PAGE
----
Schneckloth v. Bustamonte

PETITIONER: Merle R. Schneckloth
RESPONDENT: Robert Clyde Bustamonte
LOCATION: Location of car search

DOCKET NO.: 71-732
DECIDED BY: Burger Court (1972-1975)
LOWER COURT: United States Court of Appeals for the Ninth Circuit

CITATION: 412 US 218 (1973)
ARGUED: Oct 10, 1972
DECIDED: May 29, 1973
GRANTED: Feb 28, 1972

ADVOCATES:
Robert R. Granucci - for petitioner
Stuart P. Tobisman - for the respondent, pro hac vice, by special leave of Court

Facts of the case

A police officer stopped a car that had a burned out license plate light and headlight. There were six men in the car, including Robert Clyde Bustamonte. Only one passenger had a drivers license, and he claimed that his brother owned the car. The officer asked this man if he could search the car. The man said, “Sure, go ahead.” Inside the car, the officer found stolen checks. Those checks were admitted into evidence at Bustamonte’s trial for possessing checks with the intent to defraud. A jury convicted Bustamonte, and the California Court of Appeal for the First Appellate District affirmed. The court reasoned that consent to search the car was given voluntarily, so evidence obtained during the search was admissible. The California Supreme Court denied review. Bustamonte filed a petition for a writ of habeas corpus, which the district court denied. The U.S. Court of Appeals for the Ninth Circuit reversed, holding that consent is not voluntary unless it is proven that the person who consented to the search knew he had the right to refuse consent.

Question

(1) Did the court of appeals err when it held that the search of the car was invalid because the state failed to show consent given with knowledge that it could be withheld?

(2) Should claims relating to search and seizure be available to a prisoner filing a writ of habeus corpus?

Media for Schneckloth v. Bustamonte

Audio Transcription for Oral Argument - October 10, 1972 in Schneckloth v. Bustamonte

Warren E. Burger:

We'll hear arguments next in 71-732, Schneckloth against Bustamonte.

Mr. Granucci, you may proceed whenever you are ready.

Robert R. Granucci:

Mr. Chief Justice, and may it please the Court.

This case comes here on a writ of certiorari to review a judgment of the United States Court of Appeals from the Ninth Circuit, reversing an order of the United States District Court for the Northern District of California, denying Mr. Bustamonte’s petition for a writ of habeas corpus.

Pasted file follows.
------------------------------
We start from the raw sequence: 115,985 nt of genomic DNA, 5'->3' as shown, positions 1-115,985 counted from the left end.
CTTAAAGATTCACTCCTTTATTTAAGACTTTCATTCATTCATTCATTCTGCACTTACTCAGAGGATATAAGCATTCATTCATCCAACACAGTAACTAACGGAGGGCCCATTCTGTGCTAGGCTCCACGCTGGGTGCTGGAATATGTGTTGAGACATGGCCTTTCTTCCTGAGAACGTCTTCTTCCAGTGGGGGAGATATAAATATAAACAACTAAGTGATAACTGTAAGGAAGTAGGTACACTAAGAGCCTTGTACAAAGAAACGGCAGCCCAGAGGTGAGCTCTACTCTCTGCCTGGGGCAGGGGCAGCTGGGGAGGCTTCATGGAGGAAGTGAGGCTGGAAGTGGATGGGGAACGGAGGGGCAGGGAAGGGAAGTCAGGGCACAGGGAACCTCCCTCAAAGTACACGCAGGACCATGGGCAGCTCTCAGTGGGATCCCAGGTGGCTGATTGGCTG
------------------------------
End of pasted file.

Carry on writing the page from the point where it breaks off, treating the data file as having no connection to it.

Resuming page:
The questions presented are one, whether the Court of Appeals erred in holding invalid a search based upon a verbal expression of consent in an atmosphere free of coercion, on the sole ground that the State had failed to demonstrate that consent was given with knowledge that it could be withheld.

The second point is somewhat broader.

It is, whether questions relating to search and seizure should remain available to state prisoners seeking to set aside a final conviction on federal habeas corpus.

A jury found Robert Clyde Bustamonte guilty of possessing a completed check in violation --- completed check with intent to defraud.

At the trial three stolen and forged checks were admitted into evidence over defense objection.

The facts of the case are these.

On January 19, 1967, the Speedway Car Wash in Mountain View, California, a town about 30 miles south of San Francisco, was burglarized.

A number of blank checks and a check protector were taken.

Subsequently, these checks were completed by respondent Bustamonte, using the check protector and forging the Car Wash owner’s name.

Bustamonte, together with Joe Alcala and Joe Gonzales, then set out to cash the checks.

On the evening of January 30, the three proceeded to San Jose, to find persons who might be willing to use false identification to cash the checks and then sharing the proceeds.

They picked up three men, but their efforts to cash the checks were unsuccessful.

At About 2:45 --

Warren E. Burger:

Do you connect the picking up of the three men with the efforts to cash the checks?

Robert R. Granucci:

Yes, that was the --

Warren E. Burger:

Which was the purpose of their association for that moment?

Robert R. Granucci:

Yes.

This evidence came out at the trial.

It appears in the opinion of the California Court of Appeals.

At 2:45, the following morning, as the six men were driving along the highway, a police officer on patrol noticed that their car had only one functioning headlight.

He made a U-turn to follow the car, and then saw that it had no rear license plate light either.

He then stopped the car.

Gonzales was driving and Alcala and Bustamonte were in the front seat.

Three other men were in the rear.

Gonzales had no driver’s license, nor any identification.

Neither did anybody else, except Mr. Alcala, who produced his driver’s license and stated that the car belonged to his brother.